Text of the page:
Russ Roberts: Rightfully so.
Megan McArdle: Rightfully so. Maybe. Well, let me take that back. I do not think that the Soviet government was right in making them fear for their lives.
Russ Roberts: Yeah. No, no, no. I didn't take it that way.
Megan McArdle: They were correctly in fear for their lives, let us say.
Russ Roberts: Their perception was accurate.
Megan McArdle: Yes. Um, I'm having more and more conversations that sound like conversations that I have had with people from former Soviet countries. And, from my readings, I've been reading more about life in the Soviet Union. Where, people say, start by saying, 'Well, of course I would never say this in public.' And, like, you know, 20 years ago, I would never say this in public with maybe, 'I loved The Bell Curve'--Charles Murray's book on IQ [Intelligence Quotients], right?
Russ Roberts: Can't say it.
Megan McArdle: There have always been things that you can't say in public, for whatever reason. Fifty years ago, it was, 'Hey, we should let homosexuals get married,' right?
Russ Roberts: Yep.
Megan McArdle: That was something you couldn't say in public. We changed that. Which is great. But, the number of topics seems to be exploding, on which I hear this. Right? And a lot of them don't seem to be that--you know, it's discussion of abortion; it's discussion of trans-rights; it's discussion of all sorts of things that 5 or 10 years ago you could talk about.
Russ Roberts: Well, it's more, it's so much more than that. I mean, it's discussion of men's and women's roles--differences, if any. I mean, the Google example is a perfect example of that. Of course, Larry Summers was fired for a similar, inappropriate remark.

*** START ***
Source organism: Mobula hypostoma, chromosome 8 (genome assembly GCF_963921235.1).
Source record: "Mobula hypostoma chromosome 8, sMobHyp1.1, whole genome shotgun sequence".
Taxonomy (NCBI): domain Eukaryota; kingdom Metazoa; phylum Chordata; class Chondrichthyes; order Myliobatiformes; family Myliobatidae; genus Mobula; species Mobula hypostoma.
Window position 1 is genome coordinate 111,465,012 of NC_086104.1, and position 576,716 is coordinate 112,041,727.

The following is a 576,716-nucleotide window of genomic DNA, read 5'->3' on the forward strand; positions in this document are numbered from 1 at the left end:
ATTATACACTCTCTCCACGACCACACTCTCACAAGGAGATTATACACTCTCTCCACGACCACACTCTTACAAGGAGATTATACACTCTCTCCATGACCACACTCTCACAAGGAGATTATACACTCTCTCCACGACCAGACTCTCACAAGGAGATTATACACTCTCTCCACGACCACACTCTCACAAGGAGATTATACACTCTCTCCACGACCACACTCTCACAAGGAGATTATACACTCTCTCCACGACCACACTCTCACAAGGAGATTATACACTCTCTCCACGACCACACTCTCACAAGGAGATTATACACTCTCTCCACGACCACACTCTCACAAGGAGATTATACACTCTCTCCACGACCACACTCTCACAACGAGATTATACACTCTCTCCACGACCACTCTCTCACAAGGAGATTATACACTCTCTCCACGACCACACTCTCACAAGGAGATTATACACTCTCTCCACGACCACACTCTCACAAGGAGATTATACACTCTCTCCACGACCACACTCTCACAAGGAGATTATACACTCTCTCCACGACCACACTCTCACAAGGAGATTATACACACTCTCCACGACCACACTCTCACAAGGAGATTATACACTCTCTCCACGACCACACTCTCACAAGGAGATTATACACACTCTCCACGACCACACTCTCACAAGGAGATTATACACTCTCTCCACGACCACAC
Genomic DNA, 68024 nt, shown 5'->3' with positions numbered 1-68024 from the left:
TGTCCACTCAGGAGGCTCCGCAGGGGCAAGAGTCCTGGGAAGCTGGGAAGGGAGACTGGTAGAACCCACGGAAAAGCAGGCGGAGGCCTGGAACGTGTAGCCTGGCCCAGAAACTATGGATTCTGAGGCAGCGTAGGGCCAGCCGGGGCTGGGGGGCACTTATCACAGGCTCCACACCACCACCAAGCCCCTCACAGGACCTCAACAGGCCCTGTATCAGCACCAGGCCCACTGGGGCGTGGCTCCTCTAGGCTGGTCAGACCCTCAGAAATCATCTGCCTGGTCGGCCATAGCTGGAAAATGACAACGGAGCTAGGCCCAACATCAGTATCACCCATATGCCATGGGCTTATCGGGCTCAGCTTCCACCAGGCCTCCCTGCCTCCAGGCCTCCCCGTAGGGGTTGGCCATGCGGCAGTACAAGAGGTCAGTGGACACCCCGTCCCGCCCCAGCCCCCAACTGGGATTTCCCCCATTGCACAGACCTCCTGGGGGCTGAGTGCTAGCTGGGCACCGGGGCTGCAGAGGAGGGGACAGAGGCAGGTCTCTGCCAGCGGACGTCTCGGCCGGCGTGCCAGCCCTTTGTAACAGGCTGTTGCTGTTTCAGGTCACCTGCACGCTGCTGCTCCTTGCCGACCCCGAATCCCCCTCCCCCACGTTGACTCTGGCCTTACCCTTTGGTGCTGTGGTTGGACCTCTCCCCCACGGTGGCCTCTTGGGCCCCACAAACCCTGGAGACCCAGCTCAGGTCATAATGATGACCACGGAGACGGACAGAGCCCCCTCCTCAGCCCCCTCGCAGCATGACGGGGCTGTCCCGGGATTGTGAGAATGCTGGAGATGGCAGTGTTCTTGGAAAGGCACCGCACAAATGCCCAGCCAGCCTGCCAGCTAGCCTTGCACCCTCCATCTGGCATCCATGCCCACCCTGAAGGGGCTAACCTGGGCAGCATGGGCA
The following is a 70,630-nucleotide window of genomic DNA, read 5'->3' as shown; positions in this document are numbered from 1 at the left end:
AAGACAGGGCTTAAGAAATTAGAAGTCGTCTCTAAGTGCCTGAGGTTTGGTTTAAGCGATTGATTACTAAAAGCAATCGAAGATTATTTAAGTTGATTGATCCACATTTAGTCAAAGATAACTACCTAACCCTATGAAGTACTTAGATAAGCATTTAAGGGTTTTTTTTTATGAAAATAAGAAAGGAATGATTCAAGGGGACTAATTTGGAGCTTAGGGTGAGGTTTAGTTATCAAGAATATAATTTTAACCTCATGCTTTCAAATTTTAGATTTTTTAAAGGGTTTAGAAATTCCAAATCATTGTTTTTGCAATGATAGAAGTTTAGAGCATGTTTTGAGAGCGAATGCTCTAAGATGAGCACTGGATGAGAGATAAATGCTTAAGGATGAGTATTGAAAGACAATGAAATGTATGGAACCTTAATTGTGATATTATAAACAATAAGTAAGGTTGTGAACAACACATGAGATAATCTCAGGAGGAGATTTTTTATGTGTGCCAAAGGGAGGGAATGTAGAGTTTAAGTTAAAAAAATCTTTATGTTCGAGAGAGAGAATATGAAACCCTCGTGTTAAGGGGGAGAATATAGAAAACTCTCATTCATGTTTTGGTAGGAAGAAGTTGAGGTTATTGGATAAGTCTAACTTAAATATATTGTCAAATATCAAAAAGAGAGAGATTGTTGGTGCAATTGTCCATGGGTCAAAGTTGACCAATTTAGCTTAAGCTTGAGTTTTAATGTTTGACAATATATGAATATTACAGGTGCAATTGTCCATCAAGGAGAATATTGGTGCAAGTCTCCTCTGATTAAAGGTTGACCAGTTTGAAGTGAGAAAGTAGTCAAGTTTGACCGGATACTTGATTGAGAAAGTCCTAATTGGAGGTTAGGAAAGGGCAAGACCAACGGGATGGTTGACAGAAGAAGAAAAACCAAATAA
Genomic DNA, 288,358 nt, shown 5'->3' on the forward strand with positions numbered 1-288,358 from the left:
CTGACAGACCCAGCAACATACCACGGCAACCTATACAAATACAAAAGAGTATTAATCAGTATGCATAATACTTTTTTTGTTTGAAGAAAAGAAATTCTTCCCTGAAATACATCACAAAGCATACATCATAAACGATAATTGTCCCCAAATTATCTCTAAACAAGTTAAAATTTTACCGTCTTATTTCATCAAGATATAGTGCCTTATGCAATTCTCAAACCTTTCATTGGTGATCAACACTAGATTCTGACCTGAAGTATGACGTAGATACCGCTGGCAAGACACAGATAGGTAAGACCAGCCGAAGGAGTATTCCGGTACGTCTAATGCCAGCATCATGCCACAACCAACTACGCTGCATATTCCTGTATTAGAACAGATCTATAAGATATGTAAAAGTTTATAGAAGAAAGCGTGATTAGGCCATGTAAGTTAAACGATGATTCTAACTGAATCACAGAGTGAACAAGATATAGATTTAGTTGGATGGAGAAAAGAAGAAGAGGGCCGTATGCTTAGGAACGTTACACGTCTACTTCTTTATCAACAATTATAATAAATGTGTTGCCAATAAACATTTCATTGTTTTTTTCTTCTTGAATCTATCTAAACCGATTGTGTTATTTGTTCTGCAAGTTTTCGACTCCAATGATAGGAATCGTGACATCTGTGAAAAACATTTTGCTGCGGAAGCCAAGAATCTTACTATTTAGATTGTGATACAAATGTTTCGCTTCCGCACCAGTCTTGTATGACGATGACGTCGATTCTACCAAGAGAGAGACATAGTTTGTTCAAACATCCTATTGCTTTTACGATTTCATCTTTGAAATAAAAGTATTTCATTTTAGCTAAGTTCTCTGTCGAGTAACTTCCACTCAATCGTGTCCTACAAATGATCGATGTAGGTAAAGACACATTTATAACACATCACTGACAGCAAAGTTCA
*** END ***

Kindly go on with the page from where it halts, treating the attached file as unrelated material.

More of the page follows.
Megan McArdle: When I was in college. Right? People on the Left, we felt like we had to argue and go do battle and fight all the time. And there's now this feeling that, like, you don't fight. You just say this person is a racist. Or they are a misogynist. Or they are a bigot of some kind. And then the conversation is over and that person's life is ruined--should be ruined. Right? And the ease with which students are now calling for professors to get fired--I mean, I get that they are, like 20, and they don't understand that when you are 50, that calling for someone to get fired is just calling to--how big a thing they are asking. I think that they don't understand that, when they routinely ask for people to get sacked from their jobs. But, at the same time, there is the sense of like, instead of focusing on grievances and how to repair those grievances, a lot of these grievances have to do with the people instead of things that you should do. Or they have to do with destroying the bad person. And, again, I think that is a thing you see a lot in small towns, a lot in certain small, band communities. But again, people in the small band communities, there's also a human connection that kind of mitigates how far they are willing to go to destroy someone. And we've pulled that part of it out. And so I think it is a cultural shift. But, I think that that cultural shift is combined with a, with a technology; and that both of those two things are kind of heterodyning each other into something that feels unhealthy for everyone.